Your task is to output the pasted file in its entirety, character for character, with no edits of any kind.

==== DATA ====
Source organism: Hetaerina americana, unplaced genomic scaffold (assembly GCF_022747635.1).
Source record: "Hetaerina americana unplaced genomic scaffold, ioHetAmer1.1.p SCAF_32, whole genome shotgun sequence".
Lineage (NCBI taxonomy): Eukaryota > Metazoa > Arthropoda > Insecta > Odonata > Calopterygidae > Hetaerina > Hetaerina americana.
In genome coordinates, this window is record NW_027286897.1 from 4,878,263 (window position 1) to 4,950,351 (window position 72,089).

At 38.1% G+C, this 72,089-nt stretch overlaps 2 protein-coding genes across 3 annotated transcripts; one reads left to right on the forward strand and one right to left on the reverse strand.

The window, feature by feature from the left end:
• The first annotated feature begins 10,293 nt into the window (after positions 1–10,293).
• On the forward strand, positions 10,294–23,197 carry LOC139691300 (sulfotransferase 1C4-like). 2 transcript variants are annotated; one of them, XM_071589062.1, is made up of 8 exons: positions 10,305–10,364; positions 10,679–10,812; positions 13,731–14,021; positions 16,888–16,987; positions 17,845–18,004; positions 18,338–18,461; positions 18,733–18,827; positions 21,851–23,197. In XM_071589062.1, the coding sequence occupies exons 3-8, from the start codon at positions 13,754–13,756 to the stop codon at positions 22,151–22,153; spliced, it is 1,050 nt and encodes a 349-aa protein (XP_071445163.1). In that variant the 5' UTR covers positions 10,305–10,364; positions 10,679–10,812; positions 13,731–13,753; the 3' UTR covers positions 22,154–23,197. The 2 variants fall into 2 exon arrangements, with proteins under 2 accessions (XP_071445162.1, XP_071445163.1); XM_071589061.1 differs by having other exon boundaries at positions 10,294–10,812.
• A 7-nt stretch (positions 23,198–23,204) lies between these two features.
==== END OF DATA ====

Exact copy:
Source organism: Hetaerina americana, unplaced genomic scaffold (assembly GCF_022747635.1).
Source record: "Hetaerina americana unplaced genomic scaffold, ioHetAmer1.1.p SCAF_32, whole genome shotgun sequence".
Lineage (NCBI taxonomy): Eukaryota > Metazoa > Arthropoda > Insecta > Odonata > Calopterygidae > Hetaerina > Hetaerina americana.
In genome coordinates, this window is record NW_027286897.1 from 4,878,263 (window position 1) to 4,950,351 (window position 72,089).

At 38.1% G+C, this 72,089-nt stretch overlaps 2 protein-coding genes across 3 annotated transcripts; one reads left to right on the forward strand and one right to left on the reverse strand.

The window, feature by feature from the left end:
• The first annotated feature begins 10,293 nt into the window (after positions 1–10,293).
• On the forward strand, positions 10,294–23,197 carry LOC139691300 (sulfotransferase 1C4-like). 2 transcript variants are annotated; one of them, XM_071589062.1, is made up of 8 exons: positions 10,305–10,364; positions 10,679–10,812; positions 13,731–14,021; positions 16,888–16,987; positions 17,845–18,004; positions 18,338–18,461; positions 18,733–18,827; positions 21,851–23,197. In XM_071589062.1, the coding sequence occupies exons 3-8, from the start codon at positions 13,754–13,756 to the stop codon at positions 22,151–22,153; spliced, it is 1,050 nt and encodes a 349-aa protein (XP_071445163.1). In that variant the 5' UTR covers positions 10,305–10,364; positions 10,679–10,812; positions 13,731–13,753; the 3' UTR covers positions 22,154–23,197. The 2 variants fall into 2 exon arrangements, with proteins under 2 accessions (XP_071445162.1, XP_071445163.1); XM_071589061.1 differs by having other exon boundaries at positions 10,294–10,812.
• A 7-nt stretch (positions 23,198–23,204) lies between these two features.